Estimation of divergence time in Osedax and in annelids in general, has been traditionally hampered by the lack of fossil calibration points. Former estimates of the timing of diversification of Osedax  were based on assuming substitution rates for the COI calculated either for deep-sea hydrothermal vent annelids (r = 0.21% per linage per Ma; ) or for shallow-water marine invertebrates isolated after the emergence of the Isthmus of Panama (r = 0.7%; ). Here, for the first time, we incorporate fossil calibration points to estimate the timeframe for the diversification of Osedax. The oldest evidence of an Osedax-eaten bone dated at 100–93.9 Ma  and was incorporated as a minimum bound for the Osedax stem lineage, since the marks could not be assigned to any extant lineage for obvious reasons. Similarly, the oldest evidence of a Vestimentifera, dated at ~91 Ma  was assigned as a minimum bound for the stem lineage leading to Vestimentifera. Incidentally, unconstrained preliminary BEAST analyses recovered a paraphyletic Vestimentifera, which also included Sclerolinum. Based on additional analyses and the results of recent mitogenomic studies , we conducted final analyses with the Vestimentifera monophyly enforced. Fossil calibrations were incorporated as an exponential distribution prior, assuming that the divergence event occurred above the minimum date (i.e., distribution offset) and declines according to an exponential distribution, such that 95% of the posterior density falls within the range [x—x + 10%] . The tree root was assigned an upper bound of 518 Ma, based on the earliest fossil evidence of a polychaete . The newly found Osedax fossil from the Mediterranean  provided an additional calibration point by assuming that this fossil is related to the present day Mediterranean Osedax. This information was included as a uniform distribution with lower bound 2.8 Ma and upper bound corresponding to the early evidence of Osedax.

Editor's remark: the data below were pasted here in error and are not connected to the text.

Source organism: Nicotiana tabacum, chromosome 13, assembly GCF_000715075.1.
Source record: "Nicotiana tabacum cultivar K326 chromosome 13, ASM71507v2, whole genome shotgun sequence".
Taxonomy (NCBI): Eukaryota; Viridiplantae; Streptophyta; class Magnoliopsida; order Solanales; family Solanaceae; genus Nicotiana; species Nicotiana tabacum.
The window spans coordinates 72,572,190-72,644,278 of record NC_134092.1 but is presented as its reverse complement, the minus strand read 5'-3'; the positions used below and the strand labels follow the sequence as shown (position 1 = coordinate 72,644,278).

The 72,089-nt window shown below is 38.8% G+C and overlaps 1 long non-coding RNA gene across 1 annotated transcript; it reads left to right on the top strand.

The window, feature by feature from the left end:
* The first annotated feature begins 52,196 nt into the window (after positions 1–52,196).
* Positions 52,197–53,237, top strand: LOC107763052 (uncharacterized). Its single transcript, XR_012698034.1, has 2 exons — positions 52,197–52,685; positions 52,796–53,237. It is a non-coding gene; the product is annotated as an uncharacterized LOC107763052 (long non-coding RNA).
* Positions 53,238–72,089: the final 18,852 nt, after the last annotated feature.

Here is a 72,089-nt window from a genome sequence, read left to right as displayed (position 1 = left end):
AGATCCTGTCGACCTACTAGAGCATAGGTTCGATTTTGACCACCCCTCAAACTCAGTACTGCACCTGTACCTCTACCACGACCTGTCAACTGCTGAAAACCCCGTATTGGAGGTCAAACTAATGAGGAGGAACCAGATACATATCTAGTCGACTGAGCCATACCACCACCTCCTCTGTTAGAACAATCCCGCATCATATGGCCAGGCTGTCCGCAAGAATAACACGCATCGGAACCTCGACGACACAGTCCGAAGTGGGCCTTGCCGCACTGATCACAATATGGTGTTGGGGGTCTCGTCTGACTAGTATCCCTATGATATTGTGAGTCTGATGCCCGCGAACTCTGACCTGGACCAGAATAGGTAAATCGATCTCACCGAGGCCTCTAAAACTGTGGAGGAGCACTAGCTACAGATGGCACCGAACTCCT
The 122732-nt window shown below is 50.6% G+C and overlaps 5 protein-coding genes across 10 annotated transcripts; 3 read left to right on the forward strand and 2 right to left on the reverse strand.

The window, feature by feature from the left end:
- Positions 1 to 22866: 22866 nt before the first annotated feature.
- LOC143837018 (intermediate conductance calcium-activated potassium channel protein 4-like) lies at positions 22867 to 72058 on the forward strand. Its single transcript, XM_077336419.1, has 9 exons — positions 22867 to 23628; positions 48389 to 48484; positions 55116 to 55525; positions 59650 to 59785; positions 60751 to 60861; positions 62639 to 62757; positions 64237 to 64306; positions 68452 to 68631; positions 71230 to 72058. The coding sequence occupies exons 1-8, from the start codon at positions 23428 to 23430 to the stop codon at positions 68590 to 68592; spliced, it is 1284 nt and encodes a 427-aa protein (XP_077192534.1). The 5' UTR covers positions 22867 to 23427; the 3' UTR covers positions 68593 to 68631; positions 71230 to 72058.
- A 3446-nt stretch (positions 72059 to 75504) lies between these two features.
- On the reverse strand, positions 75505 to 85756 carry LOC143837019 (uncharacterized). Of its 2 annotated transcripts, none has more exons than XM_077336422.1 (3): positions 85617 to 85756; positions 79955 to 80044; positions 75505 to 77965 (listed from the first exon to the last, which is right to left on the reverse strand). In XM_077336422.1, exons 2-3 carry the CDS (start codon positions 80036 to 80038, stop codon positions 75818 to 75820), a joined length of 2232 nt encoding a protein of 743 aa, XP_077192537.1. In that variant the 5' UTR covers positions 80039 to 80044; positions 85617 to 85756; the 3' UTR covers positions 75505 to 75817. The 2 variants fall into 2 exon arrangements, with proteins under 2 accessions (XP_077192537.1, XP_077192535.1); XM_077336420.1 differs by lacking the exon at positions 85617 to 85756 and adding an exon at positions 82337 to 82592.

In addition, an informed prior was incorporated for the substitution rate of the COI gene. A normal distribution with mean 0.0023 and standard deviation 0.005 (truncated at 0.0001) was defined for the ucld.mean parameter of the COI relaxed lognormal clock. These parameter values were selected to include within the prior distribution the substitution rates used in previous time divergence analyses of Osedax, namely 0.7 per lineage/million years and 0.23 per lineage/million years (see ). Diffuse uniform distributions were assigned to the remaining genes to reduce computation time (value = 0.002, upper = 0.02, lower = 0.00001). A tree including all the time constraints was obtained with the help of the program STARTTREE (http://bodegaphylo.wikispot.org/starttree_program) and included in the BEAST analyses as a starting tree.